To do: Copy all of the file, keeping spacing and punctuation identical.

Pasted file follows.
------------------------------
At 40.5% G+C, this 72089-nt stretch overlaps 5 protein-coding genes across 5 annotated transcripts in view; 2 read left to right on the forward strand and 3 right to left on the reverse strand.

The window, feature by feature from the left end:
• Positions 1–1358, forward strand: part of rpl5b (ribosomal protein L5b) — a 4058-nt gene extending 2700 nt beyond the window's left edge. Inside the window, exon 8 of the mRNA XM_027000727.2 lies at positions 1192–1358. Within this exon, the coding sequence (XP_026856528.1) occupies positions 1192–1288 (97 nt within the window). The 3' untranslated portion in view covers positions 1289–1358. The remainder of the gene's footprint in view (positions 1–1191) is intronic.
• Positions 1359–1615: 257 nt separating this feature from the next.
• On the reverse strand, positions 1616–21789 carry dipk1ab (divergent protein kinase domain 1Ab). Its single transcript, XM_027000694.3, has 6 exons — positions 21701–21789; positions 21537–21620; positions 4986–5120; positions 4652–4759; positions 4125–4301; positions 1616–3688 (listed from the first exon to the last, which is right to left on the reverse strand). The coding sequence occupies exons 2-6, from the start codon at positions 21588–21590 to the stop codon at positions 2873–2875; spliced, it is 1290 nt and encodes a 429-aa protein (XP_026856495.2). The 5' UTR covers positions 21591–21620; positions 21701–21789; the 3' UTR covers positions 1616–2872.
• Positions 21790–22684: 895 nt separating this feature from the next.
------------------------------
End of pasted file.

At 40.5% G+C, this 72089-nt stretch overlaps 5 protein-coding genes across 5 annotated transcripts in view; 2 read left to right on the forward strand and 3 right to left on the reverse strand.

The window, feature by feature from the left end:
• Positions 1–1358, forward strand: part of rpl5b (ribosomal protein L5b) — a 4058-nt gene extending 2700 nt beyond the window's left edge. Inside the window, exon 8 of the mRNA XM_027000727.2 lies at positions 1192–1358. Within this exon, the coding sequence (XP_026856528.1) occupies positions 1192–1288 (97 nt within the window). The 3' untranslated portion in view covers positions 1289–1358. The remainder of the gene's footprint in view (positions 1–1191) is intronic.
• Positions 1359–1615: 257 nt separating this feature from the next.
• On the reverse strand, positions 1616–21789 carry dipk1ab (divergent protein kinase domain 1Ab). Its single transcript, XM_027000694.3, has 6 exons — positions 21701–21789; positions 21537–21620; positions 4986–5120; positions 4652–4759; positions 4125–4301; positions 1616–3688 (listed from the first exon to the last, which is right to left on the reverse strand). The coding sequence occupies exons 2-6, from the start codon at positions 21588–21590 to the stop codon at positions 2873–2875; spliced, it is 1290 nt and encodes a 429-aa protein (XP_026856495.2). The 5' UTR covers positions 21591–21620; positions 21701–21789; the 3' UTR covers positions 1616–2872.
• Positions 21790–22684: 895 nt separating this feature from the next.